The behind the scenes part of selling your own product is pretty overshadowed but so incredibly important in the product selling process. If you set up your systems correctly, you really can make this process a very passive stream of income that requires almost no upkeep.
(I am not a lawyer or tax expert, so please consult a professional if you need advice in this department.)
The first step in this for us was forming an LLC. It's something I needed to do for my blog for a really long time, but the need to collect sales tax is what really put a spur in our sides to do it. In Mississippi, forming an LLC was as easy as filling out a couple of forms online and mailing in a check. From there, we were able to file for a sales tax number that legally allowed us to collect sales tax on the ebooks. (Which, coincidentally, was almost pointless as of right now. I think we've remitted 70 cents of sales tax to the state so far.)
From there, we had to figure out the online systems we'd use to inform customers, collect payment, and deliver the product. Because my product was digital, there are numerous systems and websites available that make the process an absolute breeze. After a lot of research into what payment processor we could use, we chose to go with Gumroad. So far we have been incredibly impressed with the site.
Once you sign up for Gumroad, you upload the files you'll be selling, specify a price (or select a "Pay What You Want" pricing model), write a small blurb about your product, and upload an image for it...and boom, you're done. No need to invoice each individual customer and deliver the product, Gumroad does it all for you! Of course they do charge a small fee for payment processing and their service, but it is well worth it in my opinion. I pay $10 a month for Gumroad's premium plan, and typically pay about 6.5% on each $10 ebook for their payment processing.
Gumroad makes it so easy to bookkeep too...each month, I'm about to download a .csv file that goes into detail about each customer and the numbers I need to keep up with for accounting purposes. If I choose to make an email list for my customers, their information is provided to me in this file. This makes for easy product updates and marketing of future editions. They also offer an option to make affiliate programs for your products...this is something I haven't done yet, but am seriously considering for the next launch. That process seems easy as well.
Long story short, I would definitely recommend Gumroad if you're selling any kind of digital product. I've been very pleased with it.
You'll also need to think about how you'll make your landing page. This is the face of your product, so it's one that really needs to be polished and professional. You can take a peek at mine here. I do have a good bit of experience in coding, but even I chose to go with Instapage for my landing page needs. You literally drag and drop things to where you need them...even someone who has no experience coding could design with this service. They also allow individual formatting for mobile sites and have tons of customization options. The price per month is a little high, and I'd love to find another option at some point that doesn't cost quite as much, but I'm happy with it for now.
I recommend going with an easy-to-find URL for your landing page. I tied mine into the CNAME file for my site (which is a whole 'nother post), but you could always purchase an inexpensive domain name for your product to make the landing site easy to find. You want one that a customer could type in without having to remember a long string of text...making it as easy to find your content as possible is so important!
Step 6: Promote the heck out of it.
You've got your landing page and payment processing set up, you've got your product, you've got your audience...launch day is here! From here, I recommend really marketing your product for the next few weeks. After about a month, I kind of let it ride out...but the first few weeks after launch are a crucial time for getting your product out there.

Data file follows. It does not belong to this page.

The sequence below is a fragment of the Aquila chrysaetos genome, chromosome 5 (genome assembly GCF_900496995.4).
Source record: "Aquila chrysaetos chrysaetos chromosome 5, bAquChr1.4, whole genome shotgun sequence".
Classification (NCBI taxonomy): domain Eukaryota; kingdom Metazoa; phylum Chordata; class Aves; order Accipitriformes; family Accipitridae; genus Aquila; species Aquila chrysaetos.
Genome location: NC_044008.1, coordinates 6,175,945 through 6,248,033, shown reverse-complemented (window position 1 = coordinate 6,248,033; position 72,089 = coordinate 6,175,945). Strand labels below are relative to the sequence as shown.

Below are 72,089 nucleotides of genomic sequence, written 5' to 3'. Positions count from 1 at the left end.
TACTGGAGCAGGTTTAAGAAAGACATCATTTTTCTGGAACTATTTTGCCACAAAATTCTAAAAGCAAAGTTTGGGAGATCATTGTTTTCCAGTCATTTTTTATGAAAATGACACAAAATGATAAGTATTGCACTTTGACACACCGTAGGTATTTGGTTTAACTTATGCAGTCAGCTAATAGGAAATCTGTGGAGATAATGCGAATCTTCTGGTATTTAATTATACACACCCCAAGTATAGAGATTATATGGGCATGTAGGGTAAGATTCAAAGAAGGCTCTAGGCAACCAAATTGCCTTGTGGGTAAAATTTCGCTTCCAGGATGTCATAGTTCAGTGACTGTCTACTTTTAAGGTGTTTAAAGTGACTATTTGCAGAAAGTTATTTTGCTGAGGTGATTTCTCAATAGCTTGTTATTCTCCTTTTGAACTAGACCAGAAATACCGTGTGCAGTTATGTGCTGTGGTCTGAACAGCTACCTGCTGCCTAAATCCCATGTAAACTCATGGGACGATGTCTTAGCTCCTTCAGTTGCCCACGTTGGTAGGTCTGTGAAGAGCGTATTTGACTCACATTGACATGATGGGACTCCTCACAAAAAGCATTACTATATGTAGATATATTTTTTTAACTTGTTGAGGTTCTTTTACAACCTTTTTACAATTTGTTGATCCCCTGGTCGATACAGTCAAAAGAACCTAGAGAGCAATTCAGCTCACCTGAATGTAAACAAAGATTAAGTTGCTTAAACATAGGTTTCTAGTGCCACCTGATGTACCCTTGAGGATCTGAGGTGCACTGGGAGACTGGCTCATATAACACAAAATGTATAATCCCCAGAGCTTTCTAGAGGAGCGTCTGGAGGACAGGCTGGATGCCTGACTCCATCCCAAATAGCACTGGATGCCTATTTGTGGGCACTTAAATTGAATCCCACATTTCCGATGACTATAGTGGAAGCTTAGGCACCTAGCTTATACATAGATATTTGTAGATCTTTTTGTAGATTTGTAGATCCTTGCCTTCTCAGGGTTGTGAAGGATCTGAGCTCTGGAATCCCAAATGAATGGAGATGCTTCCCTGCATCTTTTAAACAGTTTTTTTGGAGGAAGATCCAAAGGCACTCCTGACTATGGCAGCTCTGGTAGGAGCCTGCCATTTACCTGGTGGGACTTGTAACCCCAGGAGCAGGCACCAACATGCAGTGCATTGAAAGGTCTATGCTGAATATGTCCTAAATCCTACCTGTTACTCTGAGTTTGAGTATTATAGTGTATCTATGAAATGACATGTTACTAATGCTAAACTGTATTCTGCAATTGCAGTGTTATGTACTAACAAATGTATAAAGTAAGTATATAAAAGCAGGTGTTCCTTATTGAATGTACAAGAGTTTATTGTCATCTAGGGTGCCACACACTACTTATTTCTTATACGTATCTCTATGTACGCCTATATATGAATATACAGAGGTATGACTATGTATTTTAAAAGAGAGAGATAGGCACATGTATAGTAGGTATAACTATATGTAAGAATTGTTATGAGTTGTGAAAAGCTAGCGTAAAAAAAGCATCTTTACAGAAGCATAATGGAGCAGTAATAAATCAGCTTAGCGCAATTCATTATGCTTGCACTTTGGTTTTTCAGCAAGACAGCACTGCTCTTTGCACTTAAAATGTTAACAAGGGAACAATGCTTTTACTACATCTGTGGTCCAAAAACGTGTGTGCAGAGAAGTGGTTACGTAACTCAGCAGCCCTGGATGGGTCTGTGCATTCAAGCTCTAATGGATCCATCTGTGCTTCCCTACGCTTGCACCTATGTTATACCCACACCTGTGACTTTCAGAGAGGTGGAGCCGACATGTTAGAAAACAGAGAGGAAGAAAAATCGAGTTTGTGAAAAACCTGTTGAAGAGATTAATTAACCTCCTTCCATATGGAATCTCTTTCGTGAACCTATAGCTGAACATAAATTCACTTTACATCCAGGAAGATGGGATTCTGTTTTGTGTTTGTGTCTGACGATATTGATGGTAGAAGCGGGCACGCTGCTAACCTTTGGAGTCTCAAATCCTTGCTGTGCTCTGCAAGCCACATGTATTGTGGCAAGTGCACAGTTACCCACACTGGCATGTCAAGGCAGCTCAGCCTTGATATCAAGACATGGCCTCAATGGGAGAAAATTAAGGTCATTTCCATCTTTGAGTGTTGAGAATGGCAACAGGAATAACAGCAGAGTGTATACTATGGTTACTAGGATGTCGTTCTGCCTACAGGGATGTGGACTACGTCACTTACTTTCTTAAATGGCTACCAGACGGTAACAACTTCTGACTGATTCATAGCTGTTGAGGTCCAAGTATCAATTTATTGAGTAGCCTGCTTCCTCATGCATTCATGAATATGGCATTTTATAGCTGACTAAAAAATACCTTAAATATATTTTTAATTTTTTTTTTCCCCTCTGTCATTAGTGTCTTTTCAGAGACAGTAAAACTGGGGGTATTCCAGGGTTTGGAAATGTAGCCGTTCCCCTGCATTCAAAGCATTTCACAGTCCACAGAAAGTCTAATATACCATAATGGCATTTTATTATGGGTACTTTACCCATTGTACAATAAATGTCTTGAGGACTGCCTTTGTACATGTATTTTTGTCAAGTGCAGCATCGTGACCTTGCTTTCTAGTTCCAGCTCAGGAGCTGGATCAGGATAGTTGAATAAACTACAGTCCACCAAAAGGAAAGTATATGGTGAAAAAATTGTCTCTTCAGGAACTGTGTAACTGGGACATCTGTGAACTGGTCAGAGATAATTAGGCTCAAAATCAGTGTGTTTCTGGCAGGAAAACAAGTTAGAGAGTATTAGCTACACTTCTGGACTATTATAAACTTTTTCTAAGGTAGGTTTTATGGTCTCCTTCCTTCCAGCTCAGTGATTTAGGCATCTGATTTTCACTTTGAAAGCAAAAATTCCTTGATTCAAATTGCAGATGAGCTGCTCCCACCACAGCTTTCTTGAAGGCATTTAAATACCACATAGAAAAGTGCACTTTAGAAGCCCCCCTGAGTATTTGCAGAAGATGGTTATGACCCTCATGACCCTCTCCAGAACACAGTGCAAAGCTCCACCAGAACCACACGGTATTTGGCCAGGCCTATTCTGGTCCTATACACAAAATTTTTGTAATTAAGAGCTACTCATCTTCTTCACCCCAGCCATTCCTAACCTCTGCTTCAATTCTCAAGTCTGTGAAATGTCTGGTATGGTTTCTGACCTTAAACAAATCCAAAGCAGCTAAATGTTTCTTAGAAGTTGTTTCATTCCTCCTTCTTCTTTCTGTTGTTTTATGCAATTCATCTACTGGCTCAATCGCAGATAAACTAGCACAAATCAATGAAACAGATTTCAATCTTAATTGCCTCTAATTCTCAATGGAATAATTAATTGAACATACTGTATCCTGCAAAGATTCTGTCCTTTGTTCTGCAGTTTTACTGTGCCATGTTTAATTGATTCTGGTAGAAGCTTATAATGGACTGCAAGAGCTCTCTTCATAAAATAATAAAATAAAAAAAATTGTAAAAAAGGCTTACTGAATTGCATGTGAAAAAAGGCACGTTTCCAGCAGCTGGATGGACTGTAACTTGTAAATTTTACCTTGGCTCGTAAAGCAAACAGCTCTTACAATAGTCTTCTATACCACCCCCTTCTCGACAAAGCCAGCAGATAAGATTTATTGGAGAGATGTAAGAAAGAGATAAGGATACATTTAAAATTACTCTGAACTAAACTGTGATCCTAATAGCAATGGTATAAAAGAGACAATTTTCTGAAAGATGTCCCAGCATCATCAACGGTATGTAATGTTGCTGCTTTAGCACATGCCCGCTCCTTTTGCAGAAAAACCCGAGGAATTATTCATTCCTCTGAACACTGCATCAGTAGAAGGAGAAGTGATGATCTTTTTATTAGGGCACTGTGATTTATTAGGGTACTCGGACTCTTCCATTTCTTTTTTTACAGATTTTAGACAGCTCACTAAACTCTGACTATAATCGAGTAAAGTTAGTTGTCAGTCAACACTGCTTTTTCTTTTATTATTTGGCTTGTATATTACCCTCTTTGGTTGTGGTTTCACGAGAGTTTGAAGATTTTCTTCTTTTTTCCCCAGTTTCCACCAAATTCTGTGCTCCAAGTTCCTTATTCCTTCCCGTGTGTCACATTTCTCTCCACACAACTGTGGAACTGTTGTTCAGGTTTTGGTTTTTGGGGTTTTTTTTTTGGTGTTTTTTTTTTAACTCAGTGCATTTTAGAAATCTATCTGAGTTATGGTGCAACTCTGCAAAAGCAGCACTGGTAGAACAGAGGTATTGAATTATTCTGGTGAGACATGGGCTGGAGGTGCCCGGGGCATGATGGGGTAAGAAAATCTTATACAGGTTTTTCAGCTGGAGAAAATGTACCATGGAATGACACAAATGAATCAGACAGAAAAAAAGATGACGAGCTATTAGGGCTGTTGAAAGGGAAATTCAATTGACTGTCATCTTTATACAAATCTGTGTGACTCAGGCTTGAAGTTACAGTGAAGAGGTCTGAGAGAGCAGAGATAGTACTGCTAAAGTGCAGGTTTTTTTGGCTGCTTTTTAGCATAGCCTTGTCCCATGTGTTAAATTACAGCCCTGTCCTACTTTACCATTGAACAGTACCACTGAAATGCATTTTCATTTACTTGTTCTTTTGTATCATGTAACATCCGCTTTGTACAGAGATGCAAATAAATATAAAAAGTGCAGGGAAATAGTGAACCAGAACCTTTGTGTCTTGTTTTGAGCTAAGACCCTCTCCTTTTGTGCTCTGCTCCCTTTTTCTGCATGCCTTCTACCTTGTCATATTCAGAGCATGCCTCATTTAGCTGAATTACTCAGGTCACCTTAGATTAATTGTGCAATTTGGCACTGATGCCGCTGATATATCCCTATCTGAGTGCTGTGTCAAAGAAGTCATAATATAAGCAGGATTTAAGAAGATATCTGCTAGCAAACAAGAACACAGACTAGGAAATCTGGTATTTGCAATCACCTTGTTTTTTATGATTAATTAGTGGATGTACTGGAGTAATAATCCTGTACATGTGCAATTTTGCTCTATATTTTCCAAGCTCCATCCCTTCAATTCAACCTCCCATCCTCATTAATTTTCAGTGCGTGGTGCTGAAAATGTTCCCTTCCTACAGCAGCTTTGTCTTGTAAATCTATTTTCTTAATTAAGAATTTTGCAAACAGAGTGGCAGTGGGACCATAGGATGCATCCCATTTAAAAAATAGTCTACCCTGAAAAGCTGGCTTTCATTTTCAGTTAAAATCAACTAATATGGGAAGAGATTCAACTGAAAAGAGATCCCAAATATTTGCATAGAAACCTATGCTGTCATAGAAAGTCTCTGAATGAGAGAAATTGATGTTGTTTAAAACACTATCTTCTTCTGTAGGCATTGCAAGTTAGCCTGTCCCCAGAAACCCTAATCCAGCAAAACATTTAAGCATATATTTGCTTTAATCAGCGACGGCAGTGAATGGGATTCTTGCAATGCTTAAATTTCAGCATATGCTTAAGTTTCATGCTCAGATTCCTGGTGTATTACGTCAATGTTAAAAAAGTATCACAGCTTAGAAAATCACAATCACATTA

Obviously your blog and social media will all get a few posts about it. I scheduled several pins through Tailwind that have been great advertising for the book. I also used some paid Facebook and Pinterest advertising in the weeks after the launch date. I had some limited success with both (mostly Facebook), but I'm not sure I'd sink a ton of money into either one. With the next launch, I'm planning on focusing advertising money on the Facebook side.
If you've taken the time to grow and email list, like I mentioned, that's been my most effective marketing tool for a digital product. I offered a coupon code for a day or two to my email subscribers that brought in a lot of interest. I also let my email subscribers know when there is going to be a price change and if there are any future sales on the product.
And, if you have any popular posts that are at all related to the product, don't be afraid to drop a few images/links in those posts! I definitely market my product on that original cleaning schedule post. I also have an image of my book in my sidebar and a link to it in my top nav bar...both have given me a moderate amount of interest.
And, I found it was really beneficial to have a few targeted blog posts launch on the day of the product release and in the weeks afterwards that promote your product, whether directly or indirectly. You don't want to post a straight up commercial, but give the reader something beneficial that integrates your product. Here are the promo posts I did...
A Tour of Journey to Clean (with my favorite notebook supplies)
How to Involve Kids in Journey to Clean
Coordinated Phone Wallpapers for Journey to Clean
And, my friends, that's how I went from dreaming about selling my own product to actually doing it. This is a lot of info. I'm not going to sit here and tell you that successfully selling a product or service through your blog is easy. It's a ton of work, but if you put in the right effort on the front end, it can become an almost effortless source of residual income for your blog. I never thought I'd still be making the kind of money I am off of an ebook I launched months ago. And I'm just crazy enough to want to do the whole thing over again! :)
I'll be launching the 2017 version of Journey to Clean on December 1, 2016! In it, I will have updated calendars for 2017, an updated cleaning schedule and deep cleaning calendar, and new tips and tricks to keep your home in tip top shape. (Yes, I'm just nuts enough to launch a new product while building a house and taking care of 2 kids. Pray for me.)
I can't wait to share more with you guys in the coming months! Stay tuned!